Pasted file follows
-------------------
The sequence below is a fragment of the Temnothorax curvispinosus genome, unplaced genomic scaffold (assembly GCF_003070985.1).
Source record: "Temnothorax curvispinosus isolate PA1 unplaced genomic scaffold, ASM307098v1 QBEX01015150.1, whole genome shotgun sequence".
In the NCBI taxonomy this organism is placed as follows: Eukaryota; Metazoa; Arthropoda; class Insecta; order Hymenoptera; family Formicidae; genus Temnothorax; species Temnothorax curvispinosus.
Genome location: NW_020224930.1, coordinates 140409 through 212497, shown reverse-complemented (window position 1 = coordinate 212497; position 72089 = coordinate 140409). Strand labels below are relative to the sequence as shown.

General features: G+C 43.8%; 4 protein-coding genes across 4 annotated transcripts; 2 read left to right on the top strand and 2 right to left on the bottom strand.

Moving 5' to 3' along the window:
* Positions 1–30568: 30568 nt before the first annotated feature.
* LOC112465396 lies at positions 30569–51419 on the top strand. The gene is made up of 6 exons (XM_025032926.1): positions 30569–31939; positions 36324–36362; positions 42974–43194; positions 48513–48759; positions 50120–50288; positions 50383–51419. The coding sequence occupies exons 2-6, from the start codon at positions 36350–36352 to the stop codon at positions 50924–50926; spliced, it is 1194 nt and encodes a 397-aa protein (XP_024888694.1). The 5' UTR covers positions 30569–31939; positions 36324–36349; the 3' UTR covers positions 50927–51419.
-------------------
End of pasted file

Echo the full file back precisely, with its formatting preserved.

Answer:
The sequence below is a fragment of the Temnothorax curvispinosus genome, unplaced genomic scaffold (assembly GCF_003070985.1).
Source record: "Temnothorax curvispinosus isolate PA1 unplaced genomic scaffold, ASM307098v1 QBEX01015150.1, whole genome shotgun sequence".
In the NCBI taxonomy this organism is placed as follows: Eukaryota; Metazoa; Arthropoda; class Insecta; order Hymenoptera; family Formicidae; genus Temnothorax; species Temnothorax curvispinosus.
Genome location: NW_020224930.1, coordinates 140409 through 212497, shown reverse-complemented (window position 1 = coordinate 212497; position 72089 = coordinate 140409). Strand labels below are relative to the sequence as shown.

General features: G+C 43.8%; 4 protein-coding genes across 4 annotated transcripts; 2 read left to right on the top strand and 2 right to left on the bottom strand.

Moving 5' to 3' along the window:
* Positions 1–30568: 30568 nt before the first annotated feature.
* LOC112465396 lies at positions 30569–51419 on the top strand. The gene is made up of 6 exons (XM_025032926.1): positions 30569–31939; positions 36324–36362; positions 42974–43194; positions 48513–48759; positions 50120–50288; positions 50383–51419. The coding sequence occupies exons 2-6, from the start codon at positions 36350–36352 to the stop codon at positions 50924–50926; spliced, it is 1194 nt and encodes a 397-aa protein (XP_024888694.1). The 5' UTR covers positions 30569–31939; positions 36324–36349; the 3' UTR covers positions 50927–51419.